Increase the Reliability of Your Next Design

If someone were to ask you what the acronym DfM stood for, you would most likely quickly respond with a lengthy dissertation on Design for Manufacturability that would probably rival the information contained on the Wikipedia DfM page. After all, Design for Manufacturability has been ingrained into the PCB product development process for years as a way to ensure manufacturability upfront during the design phase, thereby reducing actual manufacturing costs. But how about if someone were to ask you what the acronym DfR stood for? Unfortunately, many of you would most likely pause and then try to think of all PCB related terms that start with the letter R; Rework? Returns? Real-life? When you find out that the R stands for Reliability your first response would most likely be “all of the products that I design are reliable!” But how do you quantify reliability, and how do you verify that your PCB is in fact “reliable?”

Designing for reliability is certainly not a new concept; however, it has begun to receive greater attention in recent years. The days of depending on a product’s “made in” label as an indicator of reliability are long gone. Customers have come to expect reliability across the industry spectrum, no matter where actual production occurs. As such, in order to ensure competitiveness in the marketplace, you and your design team need to maximize product reliability. One of the best ways to do so is to simulate the key reliability tests of vibration and acceleration upfront during the design phase.

Vibraton Analysis

Vibration analysis

Deriving the physical constraints and fatigue issues for a design prior to manufacturing is essential to reducing board failure and thereby improving product quality. In harsh environments, fatigue can be responsible for up to 20% of failures. Physical stress testing, also known as Highly Accelerated Lifecycle Testing, or HALT, reduces field failures; but is expensive, time-consuming, and can yield varying results.  As a result, many design teams choose to forego physical HALT and instead rely on mechanical simulation. However that also has its own set of limitations. Mechanical simulation typically requires a specialist along with extensive library and model development, and since it generally utilizes a generic board model, the results can many times be unintuitive.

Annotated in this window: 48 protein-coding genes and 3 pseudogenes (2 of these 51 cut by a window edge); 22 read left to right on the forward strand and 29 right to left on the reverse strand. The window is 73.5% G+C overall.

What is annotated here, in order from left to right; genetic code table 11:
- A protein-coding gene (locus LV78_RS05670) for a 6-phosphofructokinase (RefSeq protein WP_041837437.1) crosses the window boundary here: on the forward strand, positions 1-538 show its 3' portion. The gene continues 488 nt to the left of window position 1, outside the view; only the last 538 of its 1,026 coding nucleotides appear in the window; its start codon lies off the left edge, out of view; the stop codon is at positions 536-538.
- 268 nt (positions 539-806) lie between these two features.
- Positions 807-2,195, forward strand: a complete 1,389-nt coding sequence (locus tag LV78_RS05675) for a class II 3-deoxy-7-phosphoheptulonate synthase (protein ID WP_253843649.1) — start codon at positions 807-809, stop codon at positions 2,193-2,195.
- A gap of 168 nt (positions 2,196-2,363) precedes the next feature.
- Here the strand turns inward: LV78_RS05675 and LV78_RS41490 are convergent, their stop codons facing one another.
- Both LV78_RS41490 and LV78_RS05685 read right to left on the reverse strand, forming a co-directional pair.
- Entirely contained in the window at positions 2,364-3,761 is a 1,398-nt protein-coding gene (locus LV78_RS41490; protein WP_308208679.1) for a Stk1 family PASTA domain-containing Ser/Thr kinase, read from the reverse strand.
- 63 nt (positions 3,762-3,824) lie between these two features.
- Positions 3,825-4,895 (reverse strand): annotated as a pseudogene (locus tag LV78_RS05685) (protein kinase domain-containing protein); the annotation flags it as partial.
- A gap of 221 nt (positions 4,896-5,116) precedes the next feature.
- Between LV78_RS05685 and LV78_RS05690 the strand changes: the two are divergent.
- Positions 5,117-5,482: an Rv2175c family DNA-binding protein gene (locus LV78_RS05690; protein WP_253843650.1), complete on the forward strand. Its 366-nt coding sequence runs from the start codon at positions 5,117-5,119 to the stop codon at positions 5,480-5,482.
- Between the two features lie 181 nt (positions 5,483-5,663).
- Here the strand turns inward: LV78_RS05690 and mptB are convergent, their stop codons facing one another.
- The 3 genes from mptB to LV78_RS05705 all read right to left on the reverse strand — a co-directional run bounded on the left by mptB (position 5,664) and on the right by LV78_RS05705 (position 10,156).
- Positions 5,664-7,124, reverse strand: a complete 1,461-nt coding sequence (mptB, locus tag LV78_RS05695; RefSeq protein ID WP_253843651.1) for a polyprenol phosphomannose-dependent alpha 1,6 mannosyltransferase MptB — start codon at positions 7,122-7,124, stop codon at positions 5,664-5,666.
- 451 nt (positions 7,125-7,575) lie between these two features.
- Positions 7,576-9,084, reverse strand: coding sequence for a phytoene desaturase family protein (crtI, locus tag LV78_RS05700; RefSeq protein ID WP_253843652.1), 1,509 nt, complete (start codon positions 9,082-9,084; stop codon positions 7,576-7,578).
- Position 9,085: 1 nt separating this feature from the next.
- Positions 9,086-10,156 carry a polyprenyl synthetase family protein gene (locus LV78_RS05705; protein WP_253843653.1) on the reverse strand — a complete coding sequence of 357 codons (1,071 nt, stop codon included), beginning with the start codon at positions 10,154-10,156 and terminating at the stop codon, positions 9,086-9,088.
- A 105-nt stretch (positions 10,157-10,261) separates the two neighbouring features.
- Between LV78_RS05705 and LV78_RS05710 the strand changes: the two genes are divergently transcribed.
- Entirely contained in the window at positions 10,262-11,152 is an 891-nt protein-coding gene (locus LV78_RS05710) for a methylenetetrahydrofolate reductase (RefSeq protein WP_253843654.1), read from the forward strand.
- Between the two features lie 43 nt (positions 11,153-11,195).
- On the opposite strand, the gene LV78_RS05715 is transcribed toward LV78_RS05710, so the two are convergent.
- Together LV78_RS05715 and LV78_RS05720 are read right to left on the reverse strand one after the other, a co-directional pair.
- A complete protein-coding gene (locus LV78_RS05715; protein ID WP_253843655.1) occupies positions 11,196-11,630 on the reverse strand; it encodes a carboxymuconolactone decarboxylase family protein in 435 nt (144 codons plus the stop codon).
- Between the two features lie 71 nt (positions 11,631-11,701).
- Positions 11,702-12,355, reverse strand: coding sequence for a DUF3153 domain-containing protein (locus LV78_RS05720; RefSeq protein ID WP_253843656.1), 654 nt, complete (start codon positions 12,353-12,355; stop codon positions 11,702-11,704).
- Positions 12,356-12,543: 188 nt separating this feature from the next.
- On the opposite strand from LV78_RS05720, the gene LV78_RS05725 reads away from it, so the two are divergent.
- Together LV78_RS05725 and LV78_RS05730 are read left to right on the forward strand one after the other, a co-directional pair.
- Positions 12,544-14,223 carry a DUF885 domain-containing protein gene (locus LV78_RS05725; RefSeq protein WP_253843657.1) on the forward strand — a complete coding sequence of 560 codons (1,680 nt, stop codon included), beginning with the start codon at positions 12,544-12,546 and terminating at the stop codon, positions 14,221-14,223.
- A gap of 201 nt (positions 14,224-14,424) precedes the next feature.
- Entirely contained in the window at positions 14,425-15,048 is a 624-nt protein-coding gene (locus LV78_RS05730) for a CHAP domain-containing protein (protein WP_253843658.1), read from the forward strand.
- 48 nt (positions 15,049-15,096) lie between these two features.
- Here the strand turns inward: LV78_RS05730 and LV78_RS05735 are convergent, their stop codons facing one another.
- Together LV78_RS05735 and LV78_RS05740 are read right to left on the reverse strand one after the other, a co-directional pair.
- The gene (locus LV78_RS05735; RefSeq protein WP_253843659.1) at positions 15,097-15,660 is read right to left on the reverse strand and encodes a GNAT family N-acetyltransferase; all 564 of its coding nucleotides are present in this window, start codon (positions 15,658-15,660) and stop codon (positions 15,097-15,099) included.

A better methodology is to bring virtual simulation of vibration and acceleration to the layout designer’s desktop in order to directly view the harmonic frequency and applied stress on all components that could potentially result in a failure. To be clear, this does not eliminate the need for physical HALT; but by eliminating early failures through simulation in layout, design teams can reduce HALT expenses and ensure that reliability specialists have more time to focus on hidden issues. Virtual simulation during PCB layout reduces design iterations and results in a less expensive product in a shorter period of time. It also allows all designs to be simulated, as opposed to just high risk designs.

DFR Blog 2

Think of any recent product field failure that has been in the news. The warranty claims, loss of business and potential loss of market share can devastate even the largest of corporations. It’s a given that the marketplace rewards products that are known to be reliable, as compared to their non-reliable counterparts. High reliability provides a true competitive advantage. So why not increase the reliability of your next design by incorporating DfR simulation into your design process?

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This article first appeared on the Siemens Digital Industries Software blog at